Irish political update – How will Covid-19 impact a Programme for Government?

As we reach the second weekend since the publication of Fianna Fáil and Fine Gael’s negotiation framework policy document, finally, we are beginning to see some movement within the smaller parties on how they respond to the advancements of the two “civil-war” parties.  

A bleak financial update from the caretaker Government earlier in the week has set the tone for what lies ahead as we move out of the health crisis and into the economic crisis.  

Will any of the smaller parties step up to the plate and choose to be at the decision table as Ireland makes its recovery, or do they still believe the promises of Fianna Fáil and Fine Gael to be ringing hollow?

A bleak Stability Programme Update

Earlier in the week, Pascal Donohoe in his role as caretaker Minister for Finance released the most up-to-date figures and economic projections for Government as part of the Stability Programme Update (SPU). Unsurprisingly, the document held a bleak outlook and included the worst figures for Ireland since the financial crash of 2008-2011.  

According to Government, GDP is projected to fall by 10.5% this year, with a maximum drawdown of 14-15% in the worst-case scenario, and if restrictions remain in place late into the summer – which is likely to be the case for some sectors that simply cannot operate while adhering to social distancing measures. 

The Government is expecting to run a deficit of 7.5% or €23 billion this year, instead of the €2.2 billion surplus that was forecast at the beginning of this year. The difference is a €25 billion reversal in public finances that nobody was expecting before we heard of the global pandemic. Instead, many expected and looked forward to a potential shift in how Ireland does politics – with an emphasis on public services, housing and climate action. This is what the electorate voted for in February but now the outlook is very different as priorities will shift towards supporting the SME sector, managing the spread of Covid-19 across communities, and providing almost one million people with social protection in the form of wage subsidies or unemployment benefits. 

According to the SPU, unemployment is predicted to hit a peak of 22% in Q2 of this year, before it begins to ease. An overall loss of over 9% or 220,000 jobs is expected for 2020. People are expected to regain employment in the second half of this year; therefore, the Government is projecting an annual average unemployment rate of 13.9% for this year. Conditions are set to further improve into 2021, with an expected 5.5% growth projected in the SPU which would see the unemployment rate fall to 9.7% in 2021.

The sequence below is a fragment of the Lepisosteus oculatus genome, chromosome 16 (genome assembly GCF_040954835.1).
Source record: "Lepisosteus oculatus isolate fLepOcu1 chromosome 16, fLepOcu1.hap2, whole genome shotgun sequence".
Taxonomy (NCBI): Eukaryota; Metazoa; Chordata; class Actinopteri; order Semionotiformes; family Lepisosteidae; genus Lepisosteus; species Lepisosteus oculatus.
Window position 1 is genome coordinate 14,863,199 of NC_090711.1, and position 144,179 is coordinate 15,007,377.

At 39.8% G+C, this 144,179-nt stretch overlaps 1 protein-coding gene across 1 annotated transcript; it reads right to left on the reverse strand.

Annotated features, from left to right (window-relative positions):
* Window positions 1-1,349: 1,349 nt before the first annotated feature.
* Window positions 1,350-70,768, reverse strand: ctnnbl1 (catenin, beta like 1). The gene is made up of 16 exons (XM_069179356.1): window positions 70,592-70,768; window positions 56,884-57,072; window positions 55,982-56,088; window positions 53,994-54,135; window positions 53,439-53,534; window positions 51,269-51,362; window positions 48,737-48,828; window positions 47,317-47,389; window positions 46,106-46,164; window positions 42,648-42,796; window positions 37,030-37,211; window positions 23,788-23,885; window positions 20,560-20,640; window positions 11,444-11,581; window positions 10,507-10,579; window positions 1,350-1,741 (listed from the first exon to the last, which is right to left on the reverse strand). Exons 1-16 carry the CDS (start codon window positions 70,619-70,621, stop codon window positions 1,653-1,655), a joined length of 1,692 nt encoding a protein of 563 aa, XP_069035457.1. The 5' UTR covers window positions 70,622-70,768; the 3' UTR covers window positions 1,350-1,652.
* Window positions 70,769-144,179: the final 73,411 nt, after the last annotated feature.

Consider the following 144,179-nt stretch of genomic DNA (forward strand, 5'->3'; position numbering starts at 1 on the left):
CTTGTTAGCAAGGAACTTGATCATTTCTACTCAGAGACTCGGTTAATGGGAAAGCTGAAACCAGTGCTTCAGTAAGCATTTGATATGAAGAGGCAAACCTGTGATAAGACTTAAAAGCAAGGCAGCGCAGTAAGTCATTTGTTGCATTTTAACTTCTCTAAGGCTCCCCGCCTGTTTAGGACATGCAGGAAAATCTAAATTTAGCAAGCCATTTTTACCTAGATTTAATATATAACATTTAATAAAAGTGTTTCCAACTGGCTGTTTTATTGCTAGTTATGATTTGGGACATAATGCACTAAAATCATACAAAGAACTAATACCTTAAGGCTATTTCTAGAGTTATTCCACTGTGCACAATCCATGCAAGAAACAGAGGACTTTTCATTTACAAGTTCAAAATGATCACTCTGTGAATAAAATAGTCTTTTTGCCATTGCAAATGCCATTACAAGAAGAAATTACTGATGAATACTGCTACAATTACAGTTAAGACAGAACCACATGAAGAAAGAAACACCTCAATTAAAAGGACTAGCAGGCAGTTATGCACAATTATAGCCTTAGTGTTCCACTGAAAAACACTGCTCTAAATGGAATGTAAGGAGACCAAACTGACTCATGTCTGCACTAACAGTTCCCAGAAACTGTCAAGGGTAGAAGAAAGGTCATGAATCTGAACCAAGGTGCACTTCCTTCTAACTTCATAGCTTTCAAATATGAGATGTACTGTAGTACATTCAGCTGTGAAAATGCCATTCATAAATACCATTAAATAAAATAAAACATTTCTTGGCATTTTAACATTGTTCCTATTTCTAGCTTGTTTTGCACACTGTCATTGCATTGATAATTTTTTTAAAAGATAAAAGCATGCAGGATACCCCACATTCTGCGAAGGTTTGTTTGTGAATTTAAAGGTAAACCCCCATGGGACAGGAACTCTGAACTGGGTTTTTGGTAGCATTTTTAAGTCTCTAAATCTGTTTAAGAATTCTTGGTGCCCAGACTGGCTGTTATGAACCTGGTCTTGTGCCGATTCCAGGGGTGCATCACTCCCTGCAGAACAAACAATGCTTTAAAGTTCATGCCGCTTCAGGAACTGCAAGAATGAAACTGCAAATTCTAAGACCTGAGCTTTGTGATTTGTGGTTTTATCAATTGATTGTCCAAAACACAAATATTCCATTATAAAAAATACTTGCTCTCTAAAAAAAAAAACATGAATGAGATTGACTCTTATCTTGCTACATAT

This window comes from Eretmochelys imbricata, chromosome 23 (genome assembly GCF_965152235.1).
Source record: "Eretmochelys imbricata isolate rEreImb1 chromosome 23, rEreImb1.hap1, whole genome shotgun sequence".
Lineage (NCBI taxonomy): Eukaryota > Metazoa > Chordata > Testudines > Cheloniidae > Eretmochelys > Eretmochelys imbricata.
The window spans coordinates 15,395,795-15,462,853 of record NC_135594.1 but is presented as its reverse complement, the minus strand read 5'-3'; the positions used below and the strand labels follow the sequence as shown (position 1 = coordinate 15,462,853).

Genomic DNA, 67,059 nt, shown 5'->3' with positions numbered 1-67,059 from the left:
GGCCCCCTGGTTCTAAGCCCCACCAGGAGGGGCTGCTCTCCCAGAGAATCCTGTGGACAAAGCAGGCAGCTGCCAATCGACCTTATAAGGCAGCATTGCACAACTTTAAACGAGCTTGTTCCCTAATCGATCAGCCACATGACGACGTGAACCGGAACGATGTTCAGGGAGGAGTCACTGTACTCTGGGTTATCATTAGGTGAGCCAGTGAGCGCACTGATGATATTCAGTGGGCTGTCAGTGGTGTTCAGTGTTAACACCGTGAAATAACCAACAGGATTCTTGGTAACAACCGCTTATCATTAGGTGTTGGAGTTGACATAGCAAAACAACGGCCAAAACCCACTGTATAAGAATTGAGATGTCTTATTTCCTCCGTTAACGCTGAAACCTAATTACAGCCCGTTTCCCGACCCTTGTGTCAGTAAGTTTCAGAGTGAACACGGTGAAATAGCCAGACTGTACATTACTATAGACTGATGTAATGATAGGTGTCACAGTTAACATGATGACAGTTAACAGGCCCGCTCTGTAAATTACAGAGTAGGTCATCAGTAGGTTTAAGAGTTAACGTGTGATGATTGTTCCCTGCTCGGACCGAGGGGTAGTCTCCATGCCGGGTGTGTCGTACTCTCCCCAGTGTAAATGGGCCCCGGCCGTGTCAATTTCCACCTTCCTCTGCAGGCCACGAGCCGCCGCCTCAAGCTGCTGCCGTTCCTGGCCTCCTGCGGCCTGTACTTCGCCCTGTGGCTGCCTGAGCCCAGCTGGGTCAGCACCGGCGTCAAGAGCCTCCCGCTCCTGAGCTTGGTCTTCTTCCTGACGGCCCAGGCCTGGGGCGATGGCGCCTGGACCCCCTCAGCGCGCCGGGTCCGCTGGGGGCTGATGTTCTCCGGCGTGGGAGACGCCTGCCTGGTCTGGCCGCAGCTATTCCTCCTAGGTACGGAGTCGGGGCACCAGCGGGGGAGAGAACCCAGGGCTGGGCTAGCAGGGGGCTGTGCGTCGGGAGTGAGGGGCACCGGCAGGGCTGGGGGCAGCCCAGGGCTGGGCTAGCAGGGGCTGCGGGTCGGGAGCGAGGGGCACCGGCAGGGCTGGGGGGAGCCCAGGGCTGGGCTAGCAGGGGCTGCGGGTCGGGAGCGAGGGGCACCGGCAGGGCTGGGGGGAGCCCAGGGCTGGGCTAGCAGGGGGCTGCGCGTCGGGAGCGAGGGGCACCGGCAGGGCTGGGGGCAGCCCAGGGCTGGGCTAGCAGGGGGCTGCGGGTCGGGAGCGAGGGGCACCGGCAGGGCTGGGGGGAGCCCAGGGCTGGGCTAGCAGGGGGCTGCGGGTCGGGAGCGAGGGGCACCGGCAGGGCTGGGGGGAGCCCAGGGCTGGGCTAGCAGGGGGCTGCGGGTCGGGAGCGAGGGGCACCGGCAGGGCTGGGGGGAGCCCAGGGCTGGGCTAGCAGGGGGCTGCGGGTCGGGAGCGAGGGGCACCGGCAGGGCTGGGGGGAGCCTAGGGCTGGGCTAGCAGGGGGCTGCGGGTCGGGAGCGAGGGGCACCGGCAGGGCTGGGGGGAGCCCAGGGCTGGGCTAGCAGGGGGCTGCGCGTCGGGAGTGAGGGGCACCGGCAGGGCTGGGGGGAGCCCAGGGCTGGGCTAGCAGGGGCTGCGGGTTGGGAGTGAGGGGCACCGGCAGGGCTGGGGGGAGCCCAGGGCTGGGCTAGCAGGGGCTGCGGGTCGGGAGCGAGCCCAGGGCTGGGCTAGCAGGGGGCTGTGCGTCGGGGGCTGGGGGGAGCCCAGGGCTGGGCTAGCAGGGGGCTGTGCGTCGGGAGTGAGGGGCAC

Looking ahead again, in 2021, the economy is projected to grow by around 6% with exports leading the recovery but getting to that point will be no easy feat. Economic activity is not expected to return to its pre-Covid-19 level until 2022, which is much longer than some even expected any new Government formed to last, given the inconclusive result and three-way split between Fianna Fáil, Sinn Féin and Fine Gael in February.  

While we awaited these projections from the Department of Finance, we saw modelling scenarios from professional services firms, projections from the ESRI and later the Central Bank of Ireland with all scenarios proving a very difficult recovery for Ireland, but none as stark and austere as Donohoe’s official announcement. Let us be reminded that the forecast of when our economy will begin to improve assumes that the coronavirus will be under control and restrictions will be lifted mid-summer – yet none of this is certain. The reality of how this crisis is already and will continue to affect our society and economy is definitely beginning to sink in amongst most if it hadn’t already.  

Should political parties sit on the side-lines while a programme for a recovery is drawn up? Or should they be working to ensure they are involved in making the decisions that will undo the mess Covid-19 will undoubtedly leave behind?

The devil is in the detail

The “un-costed” and “vague” framework document has done its initial work and grabbed the attention of the Green Party. Eamon Ryan’s party are the first of the smaller parties to issue a formal detailed response. The six-page response includes 17 questions or targets which would have seemed far too radical for any Fianna Fáil or Fine Gael led government before but with each eager to lead the country out of this recession, the Greens very well could command the direction of this next Government and have a hand in moving Irish politics slightly more left than it ever has been before.  

The Green Party’s response is not a set of red lines for entering Government but instead aim to gain clarity on the level of ambition of both Fianna Fáil and Fine Gael so that the Green Party can assess whether the two parties want real change and are committed to radical action on issues of carbon emissions, energy efficiency, housing, social justice, biodiversity, quality of life, and fiscal responsibility.